At that moment, coming on the heels of Hurricane Harvey and Houston, a large chunk of the populace panicked. The race for hurricane supplies was on! Whole grocery stores were swept clean in a matter of hours, even though the storm was still on the other side of the British Virgin Islands. It wasn't just the nervous newbies. Even experienced hurricane veterans, who should have known better, got sucked into the melee. The whole scene was so unseemly.

So, what's wrong with having too much time to prepare? Here's what:

1.  With too much time to prepare, real life shuts down way too soon.

A full week before the first rain cloud was on the horizon, you stop focusing on work, cancel all your meetings and appointments, and become fixated on the hurricane. Normal life screeches to a halt. Seven days! Come on, folks, other than fighting two or three hours for bottled water at Wal-Mart or standing in line half a day trying to get the last few sheets of plywood at Home Depot, how could you possibly take more than a day to get ready?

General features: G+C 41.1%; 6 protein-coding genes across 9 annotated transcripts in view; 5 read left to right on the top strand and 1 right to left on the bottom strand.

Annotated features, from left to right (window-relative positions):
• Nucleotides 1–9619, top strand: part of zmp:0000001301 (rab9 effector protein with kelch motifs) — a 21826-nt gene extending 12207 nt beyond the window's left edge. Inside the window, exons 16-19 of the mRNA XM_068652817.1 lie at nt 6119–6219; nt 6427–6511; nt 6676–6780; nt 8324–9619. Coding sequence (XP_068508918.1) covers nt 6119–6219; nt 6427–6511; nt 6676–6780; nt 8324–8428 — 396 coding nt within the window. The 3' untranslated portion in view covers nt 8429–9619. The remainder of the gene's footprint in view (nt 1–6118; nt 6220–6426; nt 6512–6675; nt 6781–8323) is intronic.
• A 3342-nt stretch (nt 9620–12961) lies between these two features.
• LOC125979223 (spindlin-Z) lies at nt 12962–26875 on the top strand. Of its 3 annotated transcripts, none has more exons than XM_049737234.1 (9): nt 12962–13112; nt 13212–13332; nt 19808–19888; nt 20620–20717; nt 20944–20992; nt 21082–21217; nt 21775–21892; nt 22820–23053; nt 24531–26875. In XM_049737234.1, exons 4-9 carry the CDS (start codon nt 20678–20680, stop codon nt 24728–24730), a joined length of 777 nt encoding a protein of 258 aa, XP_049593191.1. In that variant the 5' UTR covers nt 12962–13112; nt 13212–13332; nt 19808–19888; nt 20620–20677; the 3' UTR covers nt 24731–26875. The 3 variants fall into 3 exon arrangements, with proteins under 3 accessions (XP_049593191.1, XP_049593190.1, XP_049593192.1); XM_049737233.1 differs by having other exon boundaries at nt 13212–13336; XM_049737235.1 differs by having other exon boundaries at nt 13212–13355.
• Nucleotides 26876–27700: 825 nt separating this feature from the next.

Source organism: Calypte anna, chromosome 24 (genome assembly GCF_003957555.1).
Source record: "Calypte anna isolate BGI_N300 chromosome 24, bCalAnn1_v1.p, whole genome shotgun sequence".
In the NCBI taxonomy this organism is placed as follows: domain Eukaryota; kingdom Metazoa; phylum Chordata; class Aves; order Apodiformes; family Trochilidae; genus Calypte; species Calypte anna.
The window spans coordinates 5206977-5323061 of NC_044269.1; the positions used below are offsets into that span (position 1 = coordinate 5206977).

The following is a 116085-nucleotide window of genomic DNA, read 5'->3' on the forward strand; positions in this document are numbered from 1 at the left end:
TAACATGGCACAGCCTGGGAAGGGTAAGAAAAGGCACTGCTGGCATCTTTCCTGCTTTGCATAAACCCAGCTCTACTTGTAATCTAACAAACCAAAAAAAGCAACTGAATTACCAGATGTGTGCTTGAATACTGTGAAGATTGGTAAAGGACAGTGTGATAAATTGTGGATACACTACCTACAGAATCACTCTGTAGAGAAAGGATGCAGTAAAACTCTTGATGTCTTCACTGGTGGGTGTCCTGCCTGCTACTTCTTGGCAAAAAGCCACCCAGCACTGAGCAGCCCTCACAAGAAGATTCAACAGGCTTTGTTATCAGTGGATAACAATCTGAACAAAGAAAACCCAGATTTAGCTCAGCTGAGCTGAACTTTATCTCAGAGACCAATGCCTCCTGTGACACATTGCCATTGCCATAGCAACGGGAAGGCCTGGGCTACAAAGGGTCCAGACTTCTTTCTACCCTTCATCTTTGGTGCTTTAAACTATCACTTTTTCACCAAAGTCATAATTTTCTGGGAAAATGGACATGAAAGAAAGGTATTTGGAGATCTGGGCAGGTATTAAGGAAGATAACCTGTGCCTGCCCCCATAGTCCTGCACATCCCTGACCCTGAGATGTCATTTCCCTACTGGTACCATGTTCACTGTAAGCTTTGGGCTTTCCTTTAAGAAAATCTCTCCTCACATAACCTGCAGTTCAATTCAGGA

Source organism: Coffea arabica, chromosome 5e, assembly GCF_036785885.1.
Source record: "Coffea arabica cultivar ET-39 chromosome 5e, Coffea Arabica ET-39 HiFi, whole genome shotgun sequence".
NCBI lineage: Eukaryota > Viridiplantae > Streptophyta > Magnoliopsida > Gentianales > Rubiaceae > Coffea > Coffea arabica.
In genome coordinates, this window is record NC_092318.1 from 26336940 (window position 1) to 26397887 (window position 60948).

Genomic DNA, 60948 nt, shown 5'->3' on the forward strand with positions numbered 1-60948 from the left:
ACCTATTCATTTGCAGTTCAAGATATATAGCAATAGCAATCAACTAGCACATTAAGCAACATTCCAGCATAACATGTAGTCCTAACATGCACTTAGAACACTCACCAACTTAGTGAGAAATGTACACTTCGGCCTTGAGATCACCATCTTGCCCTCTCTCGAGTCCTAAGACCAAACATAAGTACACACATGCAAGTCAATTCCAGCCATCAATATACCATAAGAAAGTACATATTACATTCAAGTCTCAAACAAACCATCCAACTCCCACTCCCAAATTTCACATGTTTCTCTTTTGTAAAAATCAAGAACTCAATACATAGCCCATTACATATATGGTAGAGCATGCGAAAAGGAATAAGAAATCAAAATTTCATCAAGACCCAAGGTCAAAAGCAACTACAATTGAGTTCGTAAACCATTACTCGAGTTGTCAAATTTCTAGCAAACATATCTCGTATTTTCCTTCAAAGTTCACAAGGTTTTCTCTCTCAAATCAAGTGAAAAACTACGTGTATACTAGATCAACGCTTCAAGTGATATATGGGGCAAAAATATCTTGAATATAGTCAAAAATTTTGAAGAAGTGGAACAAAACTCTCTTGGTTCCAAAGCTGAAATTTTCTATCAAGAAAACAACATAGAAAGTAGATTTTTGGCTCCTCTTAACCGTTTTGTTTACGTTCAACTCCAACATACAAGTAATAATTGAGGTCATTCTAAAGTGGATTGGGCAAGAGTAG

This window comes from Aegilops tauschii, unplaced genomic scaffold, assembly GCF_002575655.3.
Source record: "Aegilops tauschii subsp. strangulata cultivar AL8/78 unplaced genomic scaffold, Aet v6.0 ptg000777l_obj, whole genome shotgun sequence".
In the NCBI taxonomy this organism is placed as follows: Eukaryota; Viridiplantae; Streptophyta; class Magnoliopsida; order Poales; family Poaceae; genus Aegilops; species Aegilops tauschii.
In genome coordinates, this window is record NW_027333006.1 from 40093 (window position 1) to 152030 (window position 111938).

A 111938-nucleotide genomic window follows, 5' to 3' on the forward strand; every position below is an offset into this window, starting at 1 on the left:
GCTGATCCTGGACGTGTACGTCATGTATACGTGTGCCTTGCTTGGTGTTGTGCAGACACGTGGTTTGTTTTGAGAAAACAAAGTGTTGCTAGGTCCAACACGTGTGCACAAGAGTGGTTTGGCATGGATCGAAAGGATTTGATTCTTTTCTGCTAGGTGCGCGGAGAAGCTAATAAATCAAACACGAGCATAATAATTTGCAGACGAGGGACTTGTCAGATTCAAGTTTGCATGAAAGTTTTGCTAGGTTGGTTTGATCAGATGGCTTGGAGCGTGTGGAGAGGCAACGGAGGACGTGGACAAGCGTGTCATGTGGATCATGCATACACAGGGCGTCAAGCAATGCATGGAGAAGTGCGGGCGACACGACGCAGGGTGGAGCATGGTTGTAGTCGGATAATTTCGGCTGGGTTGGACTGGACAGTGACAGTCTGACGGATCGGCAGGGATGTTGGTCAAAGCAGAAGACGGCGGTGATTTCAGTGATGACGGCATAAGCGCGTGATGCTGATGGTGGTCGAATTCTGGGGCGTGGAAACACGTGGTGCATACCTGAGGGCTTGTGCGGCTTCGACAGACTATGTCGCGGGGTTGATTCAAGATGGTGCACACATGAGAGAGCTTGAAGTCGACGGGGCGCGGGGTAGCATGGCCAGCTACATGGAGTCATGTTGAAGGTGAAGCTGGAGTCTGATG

2. With too much time to prepare, you end up spending a fortune at the grocery store.  

First, you buy up stacks of staples like bread and tuna fish and other storm-proof stuff you'll never eat. And of course, hurricane snacks. You tell yourself you must keep up your family's morale during the storm. Then the next day, you go back because you "forgot a few things." You buy all the things on your list, plus - of course - more hurricane snacks, because "this looks like it's going to be a bad one."